Beethoven, the man who symbolizes serious symphonies, and simple folk music — can the two fit together? Yes, according to an imaginative chamber music festival in the house where the composer was born.
Say Ludwig van Beethoven, and the first image that comes to mind might be the scowling composer with a clenched fist, defying his tragic fate and transcending boundaries through his stormy creations, conquering concert halls and mobilizing the masses in the process. The fact that Beethoven also occupied himself with relatively harmless folk songs is more of a footnote in music history.
Unjustifiably so? Beethoven arranged and adapted songs from all over Europe — from Ireland, Wales, Scotland and England, from Sicily, Venice, Denmark, the German-speaking lands, Tirol, Poland, Portugal, Russia, Switzerland, Spain and Hungary — pointing to more than a passing interest in the genre.
But with Beethoven, it's not so much about the material he had but what he did with it, blurring the distinction between adaptation and composition, said Malte Boecker, director of the Beethoven House in Bonn. "In his Diabelli Variations, a simple melody is the point of departure for motivic work leading to highly complex compositions — and that also happens here with these folk songs."
A lucrative business
In Beethoven's time, printed scores were the medium for the mass dissemination of music. In between symphonies, piano concertos and string quartets, he supplemented his income through the publication of folk songs.
Yet it was out of more than financial interest, according to German violist Tabea Zimmermann, the artistic director of the BTHVN Week in Bonn. "Otherwise he wouldn't have finished 140 folk song adaptations and occupied himself with them for months or years," she said.
"As a musician, I also sense that a composer like Beethoven had a strong affinity to folk songs so that he could analyze and use what he'd learned when inventing his own melodies, asking: what makes a melody a hit?"
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Mobilizing the crowd with a 'work festival'
Separately from Bonn's renowned Beethovenfest in September, the BTHVN Week fills the Beethoven House's chamber music hall evening after evening in January with curious visitors. On offer are artists of international stature — such as the German Lieder singer Christoph Pregardien, the American violinist Noah Bendix-Balgley and Zimmermann herself — and an unusual concept, a "work festival."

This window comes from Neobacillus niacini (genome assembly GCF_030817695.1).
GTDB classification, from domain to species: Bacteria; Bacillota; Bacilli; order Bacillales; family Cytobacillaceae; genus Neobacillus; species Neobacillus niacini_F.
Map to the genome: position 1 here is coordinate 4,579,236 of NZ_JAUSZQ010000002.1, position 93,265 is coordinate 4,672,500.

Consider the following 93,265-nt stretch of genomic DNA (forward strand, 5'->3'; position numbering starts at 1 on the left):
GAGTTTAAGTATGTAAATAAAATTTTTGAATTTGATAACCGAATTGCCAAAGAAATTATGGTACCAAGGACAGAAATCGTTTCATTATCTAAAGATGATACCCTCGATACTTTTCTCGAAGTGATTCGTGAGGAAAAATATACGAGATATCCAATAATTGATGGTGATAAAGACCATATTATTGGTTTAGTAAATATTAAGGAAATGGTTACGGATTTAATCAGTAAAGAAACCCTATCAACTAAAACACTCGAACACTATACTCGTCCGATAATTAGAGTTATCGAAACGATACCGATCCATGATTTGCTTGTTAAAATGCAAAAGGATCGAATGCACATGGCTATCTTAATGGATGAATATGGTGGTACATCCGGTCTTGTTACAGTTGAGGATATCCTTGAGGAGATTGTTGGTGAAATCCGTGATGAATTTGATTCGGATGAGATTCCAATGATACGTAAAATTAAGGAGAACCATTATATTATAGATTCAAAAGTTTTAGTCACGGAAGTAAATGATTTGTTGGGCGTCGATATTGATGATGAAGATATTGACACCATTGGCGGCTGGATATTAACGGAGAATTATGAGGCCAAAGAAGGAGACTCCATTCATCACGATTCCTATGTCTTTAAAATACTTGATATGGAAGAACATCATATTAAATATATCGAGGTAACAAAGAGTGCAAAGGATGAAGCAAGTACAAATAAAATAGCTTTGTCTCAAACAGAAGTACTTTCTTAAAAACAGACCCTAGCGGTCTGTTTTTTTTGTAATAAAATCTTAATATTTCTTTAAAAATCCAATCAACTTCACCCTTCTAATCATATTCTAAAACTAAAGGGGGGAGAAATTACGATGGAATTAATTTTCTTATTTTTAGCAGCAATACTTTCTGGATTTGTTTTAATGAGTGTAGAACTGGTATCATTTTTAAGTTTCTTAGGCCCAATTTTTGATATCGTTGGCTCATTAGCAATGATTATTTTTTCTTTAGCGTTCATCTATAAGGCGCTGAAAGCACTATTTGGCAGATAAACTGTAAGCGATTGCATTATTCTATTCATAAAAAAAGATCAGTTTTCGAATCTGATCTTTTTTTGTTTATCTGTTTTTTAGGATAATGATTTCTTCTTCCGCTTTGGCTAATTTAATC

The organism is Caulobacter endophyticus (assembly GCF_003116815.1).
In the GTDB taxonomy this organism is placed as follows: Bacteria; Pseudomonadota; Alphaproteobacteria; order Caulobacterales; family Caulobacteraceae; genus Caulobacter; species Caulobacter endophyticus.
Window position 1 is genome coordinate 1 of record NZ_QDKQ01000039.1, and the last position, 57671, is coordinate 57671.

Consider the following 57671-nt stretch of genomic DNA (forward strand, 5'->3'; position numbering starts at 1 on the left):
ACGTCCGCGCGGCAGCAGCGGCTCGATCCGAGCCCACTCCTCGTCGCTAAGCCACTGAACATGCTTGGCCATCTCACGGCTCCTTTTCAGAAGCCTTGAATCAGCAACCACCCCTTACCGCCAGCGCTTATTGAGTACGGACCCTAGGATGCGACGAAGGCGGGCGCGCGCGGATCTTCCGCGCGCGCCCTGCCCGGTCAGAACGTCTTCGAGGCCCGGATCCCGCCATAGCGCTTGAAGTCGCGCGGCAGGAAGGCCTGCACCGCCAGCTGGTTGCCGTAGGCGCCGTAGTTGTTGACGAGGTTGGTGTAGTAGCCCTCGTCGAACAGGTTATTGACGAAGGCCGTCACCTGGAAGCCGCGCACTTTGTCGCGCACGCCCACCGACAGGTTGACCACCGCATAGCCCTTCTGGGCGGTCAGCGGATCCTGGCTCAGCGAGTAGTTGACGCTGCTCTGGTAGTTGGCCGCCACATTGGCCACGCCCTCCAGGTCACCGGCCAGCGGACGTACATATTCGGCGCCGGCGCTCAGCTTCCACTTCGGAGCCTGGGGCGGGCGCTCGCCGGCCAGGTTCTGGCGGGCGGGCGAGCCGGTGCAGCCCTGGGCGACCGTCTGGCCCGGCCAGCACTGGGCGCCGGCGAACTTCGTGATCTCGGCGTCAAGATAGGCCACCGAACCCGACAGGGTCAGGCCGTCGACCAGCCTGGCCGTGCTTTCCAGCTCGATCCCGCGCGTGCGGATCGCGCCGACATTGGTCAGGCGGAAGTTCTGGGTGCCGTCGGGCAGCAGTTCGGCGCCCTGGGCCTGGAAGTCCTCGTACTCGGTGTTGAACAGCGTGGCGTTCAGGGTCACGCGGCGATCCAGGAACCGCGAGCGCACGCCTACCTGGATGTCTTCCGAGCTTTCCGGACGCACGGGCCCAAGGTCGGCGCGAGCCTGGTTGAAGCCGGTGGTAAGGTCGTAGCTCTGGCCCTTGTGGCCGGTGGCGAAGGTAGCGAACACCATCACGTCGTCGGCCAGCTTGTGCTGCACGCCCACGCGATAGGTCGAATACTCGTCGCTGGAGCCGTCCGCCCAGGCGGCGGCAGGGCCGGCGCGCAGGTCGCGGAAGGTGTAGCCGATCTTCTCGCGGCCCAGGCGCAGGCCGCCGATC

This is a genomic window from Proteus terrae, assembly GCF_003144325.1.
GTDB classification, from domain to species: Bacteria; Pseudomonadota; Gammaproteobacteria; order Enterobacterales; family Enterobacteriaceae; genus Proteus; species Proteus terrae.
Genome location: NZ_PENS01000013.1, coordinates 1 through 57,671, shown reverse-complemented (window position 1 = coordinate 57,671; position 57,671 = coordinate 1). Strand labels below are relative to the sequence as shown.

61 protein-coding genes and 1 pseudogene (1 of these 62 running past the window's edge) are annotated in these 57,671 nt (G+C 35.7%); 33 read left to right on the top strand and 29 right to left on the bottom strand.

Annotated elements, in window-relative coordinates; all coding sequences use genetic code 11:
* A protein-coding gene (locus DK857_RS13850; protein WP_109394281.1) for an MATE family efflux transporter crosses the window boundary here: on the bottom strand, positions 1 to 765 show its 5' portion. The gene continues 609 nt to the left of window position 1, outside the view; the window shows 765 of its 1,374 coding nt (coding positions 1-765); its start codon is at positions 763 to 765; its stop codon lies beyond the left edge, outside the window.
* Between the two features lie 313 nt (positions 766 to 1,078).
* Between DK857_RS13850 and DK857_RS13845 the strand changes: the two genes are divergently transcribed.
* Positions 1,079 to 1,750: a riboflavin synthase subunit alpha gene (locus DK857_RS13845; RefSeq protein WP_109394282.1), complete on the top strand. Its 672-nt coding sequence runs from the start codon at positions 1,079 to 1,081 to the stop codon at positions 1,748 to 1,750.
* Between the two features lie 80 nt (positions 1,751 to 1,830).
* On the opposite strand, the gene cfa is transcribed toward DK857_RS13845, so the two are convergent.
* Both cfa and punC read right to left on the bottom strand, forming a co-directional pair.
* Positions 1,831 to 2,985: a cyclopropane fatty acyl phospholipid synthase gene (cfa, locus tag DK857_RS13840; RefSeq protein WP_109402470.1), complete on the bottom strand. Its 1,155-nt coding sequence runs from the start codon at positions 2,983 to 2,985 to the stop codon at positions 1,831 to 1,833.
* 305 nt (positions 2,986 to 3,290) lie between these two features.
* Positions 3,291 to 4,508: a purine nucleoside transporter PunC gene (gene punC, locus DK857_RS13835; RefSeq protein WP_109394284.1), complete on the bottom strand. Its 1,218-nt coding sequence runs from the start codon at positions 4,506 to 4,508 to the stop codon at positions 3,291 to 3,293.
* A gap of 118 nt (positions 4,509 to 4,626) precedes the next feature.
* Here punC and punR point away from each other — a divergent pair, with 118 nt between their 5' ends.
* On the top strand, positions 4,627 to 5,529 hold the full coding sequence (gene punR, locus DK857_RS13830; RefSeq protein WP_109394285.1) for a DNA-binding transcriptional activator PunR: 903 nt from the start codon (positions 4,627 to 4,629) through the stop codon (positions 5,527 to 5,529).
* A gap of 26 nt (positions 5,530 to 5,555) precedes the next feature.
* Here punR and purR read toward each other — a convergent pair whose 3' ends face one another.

It sounds academic. An individual work created by Beethoven 200 years ago — this season, it's Beethoven's Scottish Songs Opus 180 — is taken as the point of departure for an exhaustive exploration of a theme, explained between performances by the artists themselves. One evening was devoted this year to Hungarian folk music, another to flamenco — so not just Beethoven.
Academic perhaps, but the performance on Wednesday evening was anything but dry, with Bendix-Balgley performing and explaining works whose roots lie in Jewish folk music, then switching with his fellow musicians over to a joyfully melancholic and crazily ecstatic presentation of klezmer.
"The exciting thing is that folk songs have been used by composers in every era," said Boecker. "It always was and still is fascinating for composers to pick up this material, transform it into something of their own and integrate it into larger compositions."
To savor the charm of folk music tucked away in classical compositions, it's not necessary to have studied music or be a classical music aficionado.
"We've tried to put a colorful week together, and the various forms of folk music are quite similar," said Zimmermann. "It's usually about love, different kinds of work or themes of nature that move people. Whether you understand the text or not, the mood is there."
BTHVN Week runs from January 19-28 at the Beethoven House in Bonn.